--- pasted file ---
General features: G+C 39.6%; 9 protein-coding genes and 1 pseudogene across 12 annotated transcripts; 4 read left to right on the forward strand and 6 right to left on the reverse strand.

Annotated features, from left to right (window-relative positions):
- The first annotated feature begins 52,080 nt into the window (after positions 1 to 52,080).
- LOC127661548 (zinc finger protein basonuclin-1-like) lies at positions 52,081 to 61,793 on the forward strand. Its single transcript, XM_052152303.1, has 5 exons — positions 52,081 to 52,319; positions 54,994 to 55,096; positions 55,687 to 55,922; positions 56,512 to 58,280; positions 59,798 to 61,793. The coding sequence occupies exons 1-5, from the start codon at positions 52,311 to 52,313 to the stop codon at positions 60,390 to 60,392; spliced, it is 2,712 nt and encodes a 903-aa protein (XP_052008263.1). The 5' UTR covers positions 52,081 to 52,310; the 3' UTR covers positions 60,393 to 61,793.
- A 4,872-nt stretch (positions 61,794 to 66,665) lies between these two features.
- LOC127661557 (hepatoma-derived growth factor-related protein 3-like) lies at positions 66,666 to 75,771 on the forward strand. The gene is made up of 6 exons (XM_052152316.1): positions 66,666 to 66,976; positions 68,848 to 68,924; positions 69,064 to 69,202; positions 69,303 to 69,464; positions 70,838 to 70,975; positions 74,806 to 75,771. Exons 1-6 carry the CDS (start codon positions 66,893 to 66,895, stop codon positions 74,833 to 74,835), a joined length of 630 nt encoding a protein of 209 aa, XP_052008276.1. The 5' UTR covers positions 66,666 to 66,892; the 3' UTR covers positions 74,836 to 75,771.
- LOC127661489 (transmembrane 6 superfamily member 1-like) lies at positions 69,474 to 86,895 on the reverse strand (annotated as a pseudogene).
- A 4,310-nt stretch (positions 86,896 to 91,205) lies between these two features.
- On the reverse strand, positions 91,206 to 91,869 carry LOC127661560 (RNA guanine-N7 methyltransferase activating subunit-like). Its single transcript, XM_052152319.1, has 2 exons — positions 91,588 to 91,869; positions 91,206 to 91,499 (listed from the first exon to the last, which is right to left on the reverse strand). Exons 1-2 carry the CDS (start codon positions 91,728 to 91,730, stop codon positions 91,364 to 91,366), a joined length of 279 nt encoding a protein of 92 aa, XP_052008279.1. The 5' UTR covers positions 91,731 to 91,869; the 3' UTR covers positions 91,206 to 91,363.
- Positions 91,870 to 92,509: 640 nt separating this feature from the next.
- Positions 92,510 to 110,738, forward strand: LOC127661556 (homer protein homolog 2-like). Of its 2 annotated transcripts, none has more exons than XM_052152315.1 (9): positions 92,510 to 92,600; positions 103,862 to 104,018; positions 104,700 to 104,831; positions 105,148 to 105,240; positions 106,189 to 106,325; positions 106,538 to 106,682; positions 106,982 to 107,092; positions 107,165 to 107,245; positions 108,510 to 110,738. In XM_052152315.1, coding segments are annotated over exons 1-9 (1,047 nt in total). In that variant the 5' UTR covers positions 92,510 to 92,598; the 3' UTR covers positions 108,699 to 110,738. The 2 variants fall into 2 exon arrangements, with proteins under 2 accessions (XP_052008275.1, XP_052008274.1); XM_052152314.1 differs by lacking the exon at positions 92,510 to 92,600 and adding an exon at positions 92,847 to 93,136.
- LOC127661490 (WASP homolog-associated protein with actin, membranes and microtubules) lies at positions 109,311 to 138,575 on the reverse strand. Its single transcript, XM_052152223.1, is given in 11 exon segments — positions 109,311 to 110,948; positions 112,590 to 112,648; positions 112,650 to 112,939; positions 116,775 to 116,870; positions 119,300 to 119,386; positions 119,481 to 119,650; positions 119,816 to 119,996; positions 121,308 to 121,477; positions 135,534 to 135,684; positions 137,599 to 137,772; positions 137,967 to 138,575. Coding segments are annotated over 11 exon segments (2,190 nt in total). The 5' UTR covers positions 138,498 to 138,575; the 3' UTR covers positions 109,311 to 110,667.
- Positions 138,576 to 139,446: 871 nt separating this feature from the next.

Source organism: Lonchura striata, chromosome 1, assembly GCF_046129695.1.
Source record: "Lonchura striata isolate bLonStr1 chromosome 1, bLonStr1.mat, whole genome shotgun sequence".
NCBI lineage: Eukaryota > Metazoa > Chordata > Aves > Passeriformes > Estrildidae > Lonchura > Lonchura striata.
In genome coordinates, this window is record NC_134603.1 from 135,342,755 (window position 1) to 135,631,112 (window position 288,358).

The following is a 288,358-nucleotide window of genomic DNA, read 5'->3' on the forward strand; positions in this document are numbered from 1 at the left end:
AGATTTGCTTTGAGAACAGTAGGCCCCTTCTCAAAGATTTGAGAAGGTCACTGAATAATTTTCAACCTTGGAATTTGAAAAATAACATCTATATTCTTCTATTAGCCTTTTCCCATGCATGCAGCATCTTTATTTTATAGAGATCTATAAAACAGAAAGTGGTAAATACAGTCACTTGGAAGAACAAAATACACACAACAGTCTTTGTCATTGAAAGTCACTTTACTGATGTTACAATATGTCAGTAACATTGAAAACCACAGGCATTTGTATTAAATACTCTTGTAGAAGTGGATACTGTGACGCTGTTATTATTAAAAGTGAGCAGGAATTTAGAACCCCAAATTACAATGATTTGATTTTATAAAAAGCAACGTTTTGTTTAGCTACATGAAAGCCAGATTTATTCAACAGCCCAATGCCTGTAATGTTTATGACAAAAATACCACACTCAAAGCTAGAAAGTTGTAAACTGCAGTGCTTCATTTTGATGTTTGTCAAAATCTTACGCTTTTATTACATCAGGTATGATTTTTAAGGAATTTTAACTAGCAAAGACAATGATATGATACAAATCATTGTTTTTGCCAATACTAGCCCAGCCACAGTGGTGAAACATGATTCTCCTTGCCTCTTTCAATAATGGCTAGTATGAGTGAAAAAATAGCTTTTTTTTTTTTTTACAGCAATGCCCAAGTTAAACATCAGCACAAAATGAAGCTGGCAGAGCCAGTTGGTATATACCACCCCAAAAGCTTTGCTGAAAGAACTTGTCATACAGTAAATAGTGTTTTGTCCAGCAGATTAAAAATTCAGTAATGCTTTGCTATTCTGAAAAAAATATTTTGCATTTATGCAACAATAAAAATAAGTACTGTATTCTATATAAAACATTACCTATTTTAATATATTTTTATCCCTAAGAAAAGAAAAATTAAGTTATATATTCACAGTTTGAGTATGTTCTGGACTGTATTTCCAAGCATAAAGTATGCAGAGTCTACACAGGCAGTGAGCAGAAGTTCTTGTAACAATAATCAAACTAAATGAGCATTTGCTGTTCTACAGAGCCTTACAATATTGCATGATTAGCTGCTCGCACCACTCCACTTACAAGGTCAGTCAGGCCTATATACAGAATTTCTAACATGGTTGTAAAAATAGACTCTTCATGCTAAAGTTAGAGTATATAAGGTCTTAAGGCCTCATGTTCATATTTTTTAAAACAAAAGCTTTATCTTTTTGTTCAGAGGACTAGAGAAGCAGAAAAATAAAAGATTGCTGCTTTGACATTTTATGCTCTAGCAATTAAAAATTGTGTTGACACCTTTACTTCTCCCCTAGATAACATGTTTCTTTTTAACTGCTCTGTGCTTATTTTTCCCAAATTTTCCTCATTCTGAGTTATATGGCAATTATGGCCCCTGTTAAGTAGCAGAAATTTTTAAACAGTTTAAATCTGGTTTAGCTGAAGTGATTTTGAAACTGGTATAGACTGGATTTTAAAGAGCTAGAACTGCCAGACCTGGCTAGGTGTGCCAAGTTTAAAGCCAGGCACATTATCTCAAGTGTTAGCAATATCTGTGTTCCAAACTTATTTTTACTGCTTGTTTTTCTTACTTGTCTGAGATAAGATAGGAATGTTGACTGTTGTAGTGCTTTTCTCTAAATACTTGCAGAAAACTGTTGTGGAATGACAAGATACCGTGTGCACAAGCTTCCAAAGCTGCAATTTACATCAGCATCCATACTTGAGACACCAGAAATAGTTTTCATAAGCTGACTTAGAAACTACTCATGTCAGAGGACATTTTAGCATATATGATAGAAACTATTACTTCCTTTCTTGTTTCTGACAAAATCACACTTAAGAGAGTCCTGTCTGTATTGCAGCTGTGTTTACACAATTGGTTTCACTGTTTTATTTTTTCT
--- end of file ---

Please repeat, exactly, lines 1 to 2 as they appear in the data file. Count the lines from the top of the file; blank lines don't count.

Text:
General features: G+C 39.6%; 9 protein-coding genes and 1 pseudogene across 12 annotated transcripts; 4 read left to right on the forward strand and 6 right to left on the reverse strand.

Annotated features, from left to right (window-relative positions):